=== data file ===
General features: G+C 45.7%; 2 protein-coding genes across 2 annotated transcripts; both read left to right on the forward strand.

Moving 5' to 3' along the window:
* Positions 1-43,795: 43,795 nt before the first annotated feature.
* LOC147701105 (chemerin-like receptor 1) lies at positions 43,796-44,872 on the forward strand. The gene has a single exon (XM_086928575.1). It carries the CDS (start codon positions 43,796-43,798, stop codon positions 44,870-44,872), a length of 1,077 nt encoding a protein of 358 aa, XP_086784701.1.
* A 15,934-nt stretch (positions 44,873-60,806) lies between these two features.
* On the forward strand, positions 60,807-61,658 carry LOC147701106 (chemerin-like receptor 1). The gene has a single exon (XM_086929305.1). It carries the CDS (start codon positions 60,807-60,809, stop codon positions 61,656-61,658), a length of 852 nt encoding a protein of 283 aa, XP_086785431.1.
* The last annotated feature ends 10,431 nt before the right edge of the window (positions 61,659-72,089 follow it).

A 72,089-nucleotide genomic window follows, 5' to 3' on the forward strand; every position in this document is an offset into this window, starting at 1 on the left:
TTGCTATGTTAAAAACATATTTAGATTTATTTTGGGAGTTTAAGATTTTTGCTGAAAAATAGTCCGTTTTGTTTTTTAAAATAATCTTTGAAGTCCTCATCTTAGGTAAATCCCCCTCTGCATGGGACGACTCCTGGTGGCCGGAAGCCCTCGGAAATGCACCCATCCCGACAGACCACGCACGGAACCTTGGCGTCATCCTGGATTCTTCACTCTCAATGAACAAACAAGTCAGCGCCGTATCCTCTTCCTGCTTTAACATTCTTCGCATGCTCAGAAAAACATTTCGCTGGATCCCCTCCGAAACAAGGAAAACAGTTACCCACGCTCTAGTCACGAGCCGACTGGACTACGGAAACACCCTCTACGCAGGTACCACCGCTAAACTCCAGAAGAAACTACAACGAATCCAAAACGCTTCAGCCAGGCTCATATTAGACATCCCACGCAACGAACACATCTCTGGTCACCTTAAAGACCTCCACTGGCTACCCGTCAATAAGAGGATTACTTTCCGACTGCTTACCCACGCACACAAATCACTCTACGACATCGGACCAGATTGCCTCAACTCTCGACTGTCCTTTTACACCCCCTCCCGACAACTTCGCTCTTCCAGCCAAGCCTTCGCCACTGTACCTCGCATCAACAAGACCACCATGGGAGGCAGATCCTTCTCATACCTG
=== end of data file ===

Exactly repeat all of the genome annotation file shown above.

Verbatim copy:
General features: G+C 45.7%; 2 protein-coding genes across 2 annotated transcripts; both read left to right on the forward strand.

Moving 5' to 3' along the window:
* Positions 1-43,795: 43,795 nt before the first annotated feature.
* LOC147701105 (chemerin-like receptor 1) lies at positions 43,796-44,872 on the forward strand. The gene has a single exon (XM_086928575.1). It carries the CDS (start codon positions 43,796-43,798, stop codon positions 44,870-44,872), a length of 1,077 nt encoding a protein of 358 aa, XP_086784701.1.
* A 15,934-nt stretch (positions 44,873-60,806) lies between these two features.
* On the forward strand, positions 60,807-61,658 carry LOC147701106 (chemerin-like receptor 1). The gene has a single exon (XM_086929305.1). It carries the CDS (start codon positions 60,807-60,809, stop codon positions 61,656-61,658), a length of 852 nt encoding a protein of 283 aa, XP_086785431.1.
* The last annotated feature ends 10,431 nt before the right edge of the window (positions 61,659-72,089 follow it).

A 72,089-nucleotide genomic window follows, 5' to 3' on the forward strand; every position in this document is an offset into this window, starting at 1 on the left:
TTGCTATGTTAAAAACATATTTAGATTTATTTTGGGAGTTTAAGATTTTTGCTGAAAAATAGTCCGTTTTGTTTTTTAAAATAATCTTTGAAGTCCTCATCTTAGGTAAATCCCCCTCTGCATGGGACGACTCCTGGTGGCCGGAAGCCCTCGGAAATGCACCCATCCCGACAGACCACGCACGGAACCTTGGCGTCATCCTGGATTCTTCACTCTCAATGAACAAACAAGTCAGCGCCGTATCCTCTTCCTGCTTTAACATTCTTCGCATGCTCAGAAAAACATTTCGCTGGATCCCCTCCGAAACAAGGAAAACAGTTACCCACGCTCTAGTCACGAGCCGACTGGACTACGGAAACACCCTCTACGCAGGTACCACCGCTAAACTCCAGAAGAAACTACAACGAATCCAAAACGCTTCAGCCAGGCTCATATTAGACATCCCACGCAACGAACACATCTCTGGTCACCTTAAAGACCTCCACTGGCTACCCGTCAATAAGAGGATTACTTTCCGACTGCTTACCCACGCACACAAATCACTCTACGACATCGGACCAGATTGCCTCAACTCTCGACTGTCCTTTTACACCCCCTCCCGACAACTTCGCTCTTCCAGCCAAGCCTTCGCCACTGTACCTCGCATCAACAAGACCACCATGGGAGGCAGATCCTTCTCATACCTG